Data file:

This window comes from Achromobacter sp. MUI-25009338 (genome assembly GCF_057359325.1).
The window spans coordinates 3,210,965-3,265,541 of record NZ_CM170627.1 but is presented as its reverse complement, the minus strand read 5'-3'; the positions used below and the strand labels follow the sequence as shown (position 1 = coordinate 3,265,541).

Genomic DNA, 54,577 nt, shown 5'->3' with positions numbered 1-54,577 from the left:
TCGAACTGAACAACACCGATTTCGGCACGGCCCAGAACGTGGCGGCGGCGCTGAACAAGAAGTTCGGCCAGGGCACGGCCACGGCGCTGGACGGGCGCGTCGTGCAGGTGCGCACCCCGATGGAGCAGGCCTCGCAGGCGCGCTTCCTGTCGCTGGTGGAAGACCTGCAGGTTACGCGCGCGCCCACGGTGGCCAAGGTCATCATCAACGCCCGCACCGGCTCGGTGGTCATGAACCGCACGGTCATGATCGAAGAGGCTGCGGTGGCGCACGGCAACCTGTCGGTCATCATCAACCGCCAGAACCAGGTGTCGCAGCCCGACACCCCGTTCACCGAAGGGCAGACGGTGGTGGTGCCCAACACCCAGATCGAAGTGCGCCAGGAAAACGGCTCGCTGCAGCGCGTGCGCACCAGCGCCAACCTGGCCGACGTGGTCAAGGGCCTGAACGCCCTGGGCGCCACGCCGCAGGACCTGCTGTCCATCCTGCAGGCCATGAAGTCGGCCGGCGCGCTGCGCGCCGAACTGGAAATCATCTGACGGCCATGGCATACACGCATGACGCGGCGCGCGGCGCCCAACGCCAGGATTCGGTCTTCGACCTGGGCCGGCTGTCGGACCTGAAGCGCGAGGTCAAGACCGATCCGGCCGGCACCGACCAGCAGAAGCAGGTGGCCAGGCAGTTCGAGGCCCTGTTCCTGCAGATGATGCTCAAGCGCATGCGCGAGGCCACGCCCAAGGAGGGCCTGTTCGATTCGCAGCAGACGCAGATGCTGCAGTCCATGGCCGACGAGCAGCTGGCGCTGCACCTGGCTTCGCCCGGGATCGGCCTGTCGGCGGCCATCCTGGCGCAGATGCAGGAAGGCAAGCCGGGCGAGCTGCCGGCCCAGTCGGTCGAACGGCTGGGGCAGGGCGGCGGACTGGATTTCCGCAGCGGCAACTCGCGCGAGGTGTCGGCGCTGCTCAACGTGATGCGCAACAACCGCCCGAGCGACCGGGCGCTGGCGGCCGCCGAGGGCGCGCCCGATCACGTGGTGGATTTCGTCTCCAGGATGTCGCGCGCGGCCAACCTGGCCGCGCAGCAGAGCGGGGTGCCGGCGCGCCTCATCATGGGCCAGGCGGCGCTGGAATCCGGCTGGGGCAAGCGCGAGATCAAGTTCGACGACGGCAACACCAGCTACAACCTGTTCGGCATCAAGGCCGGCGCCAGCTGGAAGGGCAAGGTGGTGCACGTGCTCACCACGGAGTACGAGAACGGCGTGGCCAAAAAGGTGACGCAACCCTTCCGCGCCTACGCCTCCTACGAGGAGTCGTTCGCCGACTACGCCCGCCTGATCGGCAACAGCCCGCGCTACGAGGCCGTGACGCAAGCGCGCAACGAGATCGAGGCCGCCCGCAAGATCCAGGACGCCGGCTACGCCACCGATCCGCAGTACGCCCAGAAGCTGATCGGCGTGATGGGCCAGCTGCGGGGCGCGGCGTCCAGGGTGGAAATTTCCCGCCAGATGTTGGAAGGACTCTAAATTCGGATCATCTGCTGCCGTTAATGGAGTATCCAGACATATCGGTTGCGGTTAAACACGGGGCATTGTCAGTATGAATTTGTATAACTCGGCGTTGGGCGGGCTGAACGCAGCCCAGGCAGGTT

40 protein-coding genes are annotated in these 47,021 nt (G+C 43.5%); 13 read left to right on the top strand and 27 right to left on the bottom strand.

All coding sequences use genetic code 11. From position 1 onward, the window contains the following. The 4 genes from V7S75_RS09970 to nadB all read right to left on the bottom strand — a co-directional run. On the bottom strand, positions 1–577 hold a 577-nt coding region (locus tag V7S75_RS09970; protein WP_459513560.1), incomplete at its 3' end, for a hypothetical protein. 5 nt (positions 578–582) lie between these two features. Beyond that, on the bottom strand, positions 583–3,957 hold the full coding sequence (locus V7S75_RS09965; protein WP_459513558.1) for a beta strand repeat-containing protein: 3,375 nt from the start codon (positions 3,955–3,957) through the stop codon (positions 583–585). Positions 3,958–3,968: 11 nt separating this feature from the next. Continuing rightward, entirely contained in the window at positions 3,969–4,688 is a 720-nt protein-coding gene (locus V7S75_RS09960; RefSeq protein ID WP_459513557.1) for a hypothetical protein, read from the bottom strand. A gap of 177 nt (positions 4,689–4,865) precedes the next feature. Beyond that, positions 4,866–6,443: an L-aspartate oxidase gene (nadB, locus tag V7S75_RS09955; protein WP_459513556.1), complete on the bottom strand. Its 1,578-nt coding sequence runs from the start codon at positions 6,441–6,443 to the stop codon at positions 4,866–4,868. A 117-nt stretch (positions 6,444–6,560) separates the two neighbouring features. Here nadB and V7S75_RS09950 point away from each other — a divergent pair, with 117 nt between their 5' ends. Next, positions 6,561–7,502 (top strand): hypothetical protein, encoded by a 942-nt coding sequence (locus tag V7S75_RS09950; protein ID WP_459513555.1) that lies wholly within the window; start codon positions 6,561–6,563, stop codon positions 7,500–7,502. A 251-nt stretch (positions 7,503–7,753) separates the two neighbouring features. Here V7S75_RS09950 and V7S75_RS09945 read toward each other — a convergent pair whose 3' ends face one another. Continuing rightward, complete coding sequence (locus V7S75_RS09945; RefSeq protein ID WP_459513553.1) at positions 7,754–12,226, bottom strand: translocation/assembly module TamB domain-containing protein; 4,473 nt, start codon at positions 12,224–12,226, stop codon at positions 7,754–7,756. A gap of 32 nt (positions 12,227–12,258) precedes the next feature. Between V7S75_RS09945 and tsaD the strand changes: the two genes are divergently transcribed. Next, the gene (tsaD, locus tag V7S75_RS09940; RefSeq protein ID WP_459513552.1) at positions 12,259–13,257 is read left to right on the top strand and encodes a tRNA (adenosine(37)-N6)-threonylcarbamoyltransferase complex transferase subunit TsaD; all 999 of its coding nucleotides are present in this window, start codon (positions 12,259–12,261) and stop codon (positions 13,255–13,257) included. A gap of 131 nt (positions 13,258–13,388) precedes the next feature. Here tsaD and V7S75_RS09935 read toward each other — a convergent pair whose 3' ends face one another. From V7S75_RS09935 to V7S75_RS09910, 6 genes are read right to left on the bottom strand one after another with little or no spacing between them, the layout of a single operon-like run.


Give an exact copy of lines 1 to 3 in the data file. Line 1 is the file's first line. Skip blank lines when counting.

This window comes from Achromobacter sp. MUI-25009338 (genome assembly GCF_057359325.1).
The window spans coordinates 3,210,965-3,265,541 of record NZ_CM170627.1 but is presented as its reverse complement, the minus strand read 5'-3'; the positions used below and the strand labels follow the sequence as shown (position 1 = coordinate 3,265,541).

Genomic DNA, 54,577 nt, shown 5'->3' with positions numbered 1-54,577 from the left: